How to Use Wire Nuts

You’d really like to connect these two wires, but just twisting them together seems kind of temporary. Here’s how to use a wire nut to make a firm, safe, and long-lasting connection.

You can find wire nuts at any home improvement or hardware store.

The nice thing about a wire nut connection is that it securely for as long as you need it to, but you can take it apart whenever you want to. That’s what makes it semi-permanent.

If you have some extra wire, you can practice this several times before you make a necessary connection. You can use the same wire nut over and over again!

Prepare the Wires

First, make sure the two wires you’re connecting are stripped – you have to be able to see at least a quarter of an inch of copper. If you haven’t stripped a wire before, take a look at our page called How to Strip a Wire

Lay the two bare copper ends side-by-side. Now use your fingers to twist the ends clockwise so that they twist together..

If one is solid core, like a piece of old wire from a house, it’s not going to twist much at all, but the other wire will twist around it, and that’s fine. 

Twist the wire nut clockwise onto the wires.

Attach the Wire Nut

Now put the wire nut over the twisted ends. Gently push it onto the wires, and turn it clockwise until it’s tight. There are threads inside the wire nut that pull the wires even more tightly together, forcing a connection. Turn the nut as tightly as you can. If it pops off, do it again, just a little less tight.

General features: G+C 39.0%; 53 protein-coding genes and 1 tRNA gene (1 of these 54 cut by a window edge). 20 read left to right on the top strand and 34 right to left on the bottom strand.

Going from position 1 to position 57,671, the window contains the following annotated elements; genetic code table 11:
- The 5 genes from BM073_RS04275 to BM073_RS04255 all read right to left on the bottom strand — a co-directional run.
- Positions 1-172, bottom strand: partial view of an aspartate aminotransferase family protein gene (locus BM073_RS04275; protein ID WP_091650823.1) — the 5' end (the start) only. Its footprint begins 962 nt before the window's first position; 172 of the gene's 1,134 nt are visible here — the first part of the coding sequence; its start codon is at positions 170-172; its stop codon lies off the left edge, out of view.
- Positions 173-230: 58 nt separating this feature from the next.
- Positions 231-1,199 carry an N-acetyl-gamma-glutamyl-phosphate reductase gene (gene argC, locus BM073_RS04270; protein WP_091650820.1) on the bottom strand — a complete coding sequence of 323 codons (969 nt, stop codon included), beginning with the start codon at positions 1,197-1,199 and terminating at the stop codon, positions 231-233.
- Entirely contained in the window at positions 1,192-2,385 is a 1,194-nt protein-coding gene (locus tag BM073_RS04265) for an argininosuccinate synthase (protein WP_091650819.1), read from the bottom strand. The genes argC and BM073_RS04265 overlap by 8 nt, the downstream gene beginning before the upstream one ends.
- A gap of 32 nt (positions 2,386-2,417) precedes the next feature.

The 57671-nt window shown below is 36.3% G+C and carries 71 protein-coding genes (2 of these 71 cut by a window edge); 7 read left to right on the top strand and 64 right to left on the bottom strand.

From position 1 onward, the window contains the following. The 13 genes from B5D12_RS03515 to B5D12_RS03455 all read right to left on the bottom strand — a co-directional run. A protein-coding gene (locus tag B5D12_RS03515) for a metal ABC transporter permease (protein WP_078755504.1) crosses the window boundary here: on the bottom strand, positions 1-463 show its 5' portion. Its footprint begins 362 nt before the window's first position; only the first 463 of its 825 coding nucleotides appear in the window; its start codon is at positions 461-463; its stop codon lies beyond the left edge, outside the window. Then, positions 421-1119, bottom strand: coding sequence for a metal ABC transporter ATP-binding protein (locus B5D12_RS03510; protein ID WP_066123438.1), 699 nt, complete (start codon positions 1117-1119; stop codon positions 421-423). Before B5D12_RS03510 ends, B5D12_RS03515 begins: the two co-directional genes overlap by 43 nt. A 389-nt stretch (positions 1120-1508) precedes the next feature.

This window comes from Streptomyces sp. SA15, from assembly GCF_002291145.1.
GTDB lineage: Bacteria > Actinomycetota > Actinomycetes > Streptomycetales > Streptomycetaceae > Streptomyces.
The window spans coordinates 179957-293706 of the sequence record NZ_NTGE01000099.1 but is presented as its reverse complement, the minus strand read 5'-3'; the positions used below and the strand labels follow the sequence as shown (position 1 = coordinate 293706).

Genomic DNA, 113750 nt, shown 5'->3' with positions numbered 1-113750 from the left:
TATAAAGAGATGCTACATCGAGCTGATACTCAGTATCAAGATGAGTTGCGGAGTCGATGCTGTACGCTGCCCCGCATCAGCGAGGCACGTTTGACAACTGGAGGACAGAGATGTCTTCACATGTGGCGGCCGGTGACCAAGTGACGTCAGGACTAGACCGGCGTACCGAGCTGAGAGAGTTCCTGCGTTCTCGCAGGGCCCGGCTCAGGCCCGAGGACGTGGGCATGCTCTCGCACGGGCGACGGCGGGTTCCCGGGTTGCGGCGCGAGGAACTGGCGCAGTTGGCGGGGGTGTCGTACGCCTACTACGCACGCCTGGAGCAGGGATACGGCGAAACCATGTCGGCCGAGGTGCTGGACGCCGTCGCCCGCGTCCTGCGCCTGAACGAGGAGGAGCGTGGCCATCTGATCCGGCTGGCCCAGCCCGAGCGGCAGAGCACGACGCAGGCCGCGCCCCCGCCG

Tape the wire nut and the wires together.

Tape the Wire Nut Connection

Hold the wires side-by-side. Starting about half an inch below the wire nut, wrap an inch-long strip of electrical tape around the wires and up onto the nut so that it’s taped to the wires. That’s a secure connection.

You can do the same thing with three or more wires that all share a connection – simply use a larger wire nut.

Make sure to tape off the connection – if you pull hard on un-taped wires, the nut can pop right off. 

That’s it: you’ve made a tight, semi-permanent electrical connection. You did it!

Please Note: Do not use this procedure if you are not certain that you can complete it safely, or if it does not seem accurate. Skippity Whistles provides this information as advice, and cannot accept any liability from your usage of it.

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Published by John Reinhart

Author, technical writer, videographer, actor, and naval historian John D Reinhart is a very busy guy. You can find his novels as Smashwords.com.

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